Backman’s Seafood enters First shrimp season without it’s Skipper at the helm

By Bill Davis | Staff Writer

There will be something missing from Battery Island during shrimp season, and it won’t be the shrimp.

According to state Department of Natural Resources spokesperson Erin Weeks, this will be a big season for shrimp.

Weeks, who works out of the Fort Johnson Road DNR facility at the tip of James Island, said that scientists are reporting a variety of international factors that point toward a bumper crop.

And that could mean big sales as the economy continues to recover, boats come back laden with shrimps, and SUVs arrive at Lowcountry restaurants full of tourists. The current season, the second of the year, will end later this fall.

What will be missing is Thomas “Junior” Backman, who died  late last year at the age  of 76.

As the namesake of a company that ran as many as six shrimp boats from Backman’s Seafood Company on Sol Legare Road, Junior was an integral part of the local fishing and shrimping industry.

Sitting inside the company’s street-front retail building, dock manager Billy Goss laments the loss.

“What’s it like without him? It’s like you’ve lost everything, just lost,” says Goss.

“If Junior were still around, normally that boat would be to go fishing,” says Goss, pointing at the company’s lone remaining boat, moored to a pier. “That boat gave me some hell, though.”

But with a hull covered with barnacles and other crusty critters, it needs to be dry-docked and scrapped, so the boat’s big diesel engine won’t over-eat or overheat from the drag.

These days, Backman’s buys shrimp and crab and fish from other boats and purveyors, becoming more of a distributor.

Goss has worked for the Backmans going back 44 years. “When I started here, diesel was .13 cents a gallon. Oysters were $2.73 a bushel. Shrimp was $1.79 a pound. Flounder, .65 cents. Whiting was .10 cents a pound. And a can of soda was .12 cents.”

Goss brightens when he talks about how he and Junior tackled every task with a DIY approach born of survival. “If we hadn’t learned to do everything ourselves, this place wouldn’t be here,” he says.

Once, they had to hire a mechanic to rebuild one of the boat’s engines when they were fishing near St. Augustine, Fla. When the bill came back for $14,000, they got serious about learning.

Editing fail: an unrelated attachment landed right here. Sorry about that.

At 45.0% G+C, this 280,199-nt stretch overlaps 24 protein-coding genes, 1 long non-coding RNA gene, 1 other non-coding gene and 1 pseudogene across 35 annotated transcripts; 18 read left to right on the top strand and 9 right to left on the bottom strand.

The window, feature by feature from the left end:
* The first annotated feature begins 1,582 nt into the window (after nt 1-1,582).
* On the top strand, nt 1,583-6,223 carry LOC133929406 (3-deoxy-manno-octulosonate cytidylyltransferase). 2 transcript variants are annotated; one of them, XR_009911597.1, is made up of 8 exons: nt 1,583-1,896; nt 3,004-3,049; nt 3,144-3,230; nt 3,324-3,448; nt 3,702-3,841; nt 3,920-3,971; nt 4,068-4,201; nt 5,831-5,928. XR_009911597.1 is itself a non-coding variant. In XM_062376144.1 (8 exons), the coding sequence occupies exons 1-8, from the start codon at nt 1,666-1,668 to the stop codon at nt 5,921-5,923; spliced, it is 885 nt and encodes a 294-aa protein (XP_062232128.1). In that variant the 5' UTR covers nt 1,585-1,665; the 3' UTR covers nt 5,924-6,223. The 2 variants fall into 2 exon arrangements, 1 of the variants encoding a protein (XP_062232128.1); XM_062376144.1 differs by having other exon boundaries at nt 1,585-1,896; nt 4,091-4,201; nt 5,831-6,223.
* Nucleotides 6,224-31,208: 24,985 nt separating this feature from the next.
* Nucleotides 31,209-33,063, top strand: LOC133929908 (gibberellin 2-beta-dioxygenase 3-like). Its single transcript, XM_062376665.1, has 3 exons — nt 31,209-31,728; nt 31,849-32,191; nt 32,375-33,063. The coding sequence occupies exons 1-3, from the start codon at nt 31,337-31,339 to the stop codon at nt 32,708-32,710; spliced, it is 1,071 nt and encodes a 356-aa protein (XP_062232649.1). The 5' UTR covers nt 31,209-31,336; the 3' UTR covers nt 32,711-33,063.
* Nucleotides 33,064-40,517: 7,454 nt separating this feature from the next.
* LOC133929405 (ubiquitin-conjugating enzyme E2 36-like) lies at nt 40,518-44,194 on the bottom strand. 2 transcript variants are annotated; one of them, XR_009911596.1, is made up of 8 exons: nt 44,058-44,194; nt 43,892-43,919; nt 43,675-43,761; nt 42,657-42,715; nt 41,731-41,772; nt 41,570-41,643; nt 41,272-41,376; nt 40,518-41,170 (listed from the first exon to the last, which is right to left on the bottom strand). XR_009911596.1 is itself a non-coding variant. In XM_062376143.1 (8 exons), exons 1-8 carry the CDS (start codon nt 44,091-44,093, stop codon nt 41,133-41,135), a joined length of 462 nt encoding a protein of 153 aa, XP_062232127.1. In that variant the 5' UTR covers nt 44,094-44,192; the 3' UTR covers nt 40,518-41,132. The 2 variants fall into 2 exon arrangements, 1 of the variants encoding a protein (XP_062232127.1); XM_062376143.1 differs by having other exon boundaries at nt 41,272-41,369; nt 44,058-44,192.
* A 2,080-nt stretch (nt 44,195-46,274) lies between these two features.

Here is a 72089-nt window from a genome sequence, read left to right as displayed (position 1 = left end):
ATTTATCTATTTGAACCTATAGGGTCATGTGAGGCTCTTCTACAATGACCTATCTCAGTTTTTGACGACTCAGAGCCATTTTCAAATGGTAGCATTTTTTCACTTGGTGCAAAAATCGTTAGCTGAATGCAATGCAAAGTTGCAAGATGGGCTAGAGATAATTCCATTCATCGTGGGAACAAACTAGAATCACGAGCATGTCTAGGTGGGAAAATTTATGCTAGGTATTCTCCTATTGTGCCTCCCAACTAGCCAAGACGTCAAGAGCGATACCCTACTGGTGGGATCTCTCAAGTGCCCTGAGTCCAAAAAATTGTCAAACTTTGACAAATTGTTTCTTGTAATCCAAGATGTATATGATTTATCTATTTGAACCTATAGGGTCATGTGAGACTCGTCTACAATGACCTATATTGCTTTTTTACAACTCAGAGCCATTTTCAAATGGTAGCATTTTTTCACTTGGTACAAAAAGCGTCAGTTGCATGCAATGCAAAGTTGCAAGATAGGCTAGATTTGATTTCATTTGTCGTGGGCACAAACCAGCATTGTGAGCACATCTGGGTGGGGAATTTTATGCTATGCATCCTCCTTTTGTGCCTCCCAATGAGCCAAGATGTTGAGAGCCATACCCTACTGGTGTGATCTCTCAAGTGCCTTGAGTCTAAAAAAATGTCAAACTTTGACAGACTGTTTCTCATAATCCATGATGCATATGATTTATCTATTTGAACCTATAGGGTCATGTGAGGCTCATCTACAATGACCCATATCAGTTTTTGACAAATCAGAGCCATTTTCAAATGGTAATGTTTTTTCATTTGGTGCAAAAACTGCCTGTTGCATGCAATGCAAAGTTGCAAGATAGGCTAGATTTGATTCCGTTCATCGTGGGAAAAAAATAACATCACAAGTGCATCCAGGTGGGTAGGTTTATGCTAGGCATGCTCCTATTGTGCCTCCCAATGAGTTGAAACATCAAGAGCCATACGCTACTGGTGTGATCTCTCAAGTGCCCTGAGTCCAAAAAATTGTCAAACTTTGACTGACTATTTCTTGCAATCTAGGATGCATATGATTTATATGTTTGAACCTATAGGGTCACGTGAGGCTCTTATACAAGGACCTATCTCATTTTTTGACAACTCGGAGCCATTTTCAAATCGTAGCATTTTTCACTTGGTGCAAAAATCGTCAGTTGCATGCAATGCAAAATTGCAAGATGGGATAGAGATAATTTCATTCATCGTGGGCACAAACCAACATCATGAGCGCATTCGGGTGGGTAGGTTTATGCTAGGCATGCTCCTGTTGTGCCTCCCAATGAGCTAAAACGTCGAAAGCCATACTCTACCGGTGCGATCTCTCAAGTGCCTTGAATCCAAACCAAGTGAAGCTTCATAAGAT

Every time he or Junior hired someone to do work for them from that day on, Goss said they’d “help,” studying whatever craft was before them.

But when it came to welding, instead of taking a class at the local community college or enrolling in a maritime engineering class — both of which takes major bucks — Goss and Junior took a decidedly old school path.

“We went out and bought a steel bath tub and some goggles, and learned how to weld in a day,” laughs Goss, whose hands look like they carry enough strength to crack a walnut, if not the whole tree.

Along the way, fishing and Junior taught Goss a lifetime of lessons, as well as having taken him to some hellish spots. One time, off the coast of Florida, the “doors” on one boat’s outriggers wouldn’t open.

That meant no shrimp could get caught, and no money would be coming in. So a younger Goss walked out to the end of the outrigger, in open seas, to get everything working.

Once, he and Junior responded to one of their boats dead in the water in rising seas. Junior threw out a rope with a life preserver attached to it, floated it to the other boat, whose workers grabbed it and pulled the vessels closer.

But, because of the roiling water, they couldn’t get but so close; so Goss had to jump from one deck to the other, waiting for shifting seas to bring the boats’ decks in alignment so he wouldn’t get hurt. From there it was  relatively simple fuel-line fix and the boat was quickly underway.

These days, the only “Junior” hanging around Backman’s is the pelican that zooms up daily and waits for Goss to throw him a small fish in the store’s gravel parking lot.

There’s no way a visitor from Ohio or Canada or Charlotte chowing down on a fried shrimp platter could ever have a full appreciation for what went into that meal, and the decades of hard, dangerous work that preceded it.

But we will. Thanks to men like Junior Backman and Billy Goss.

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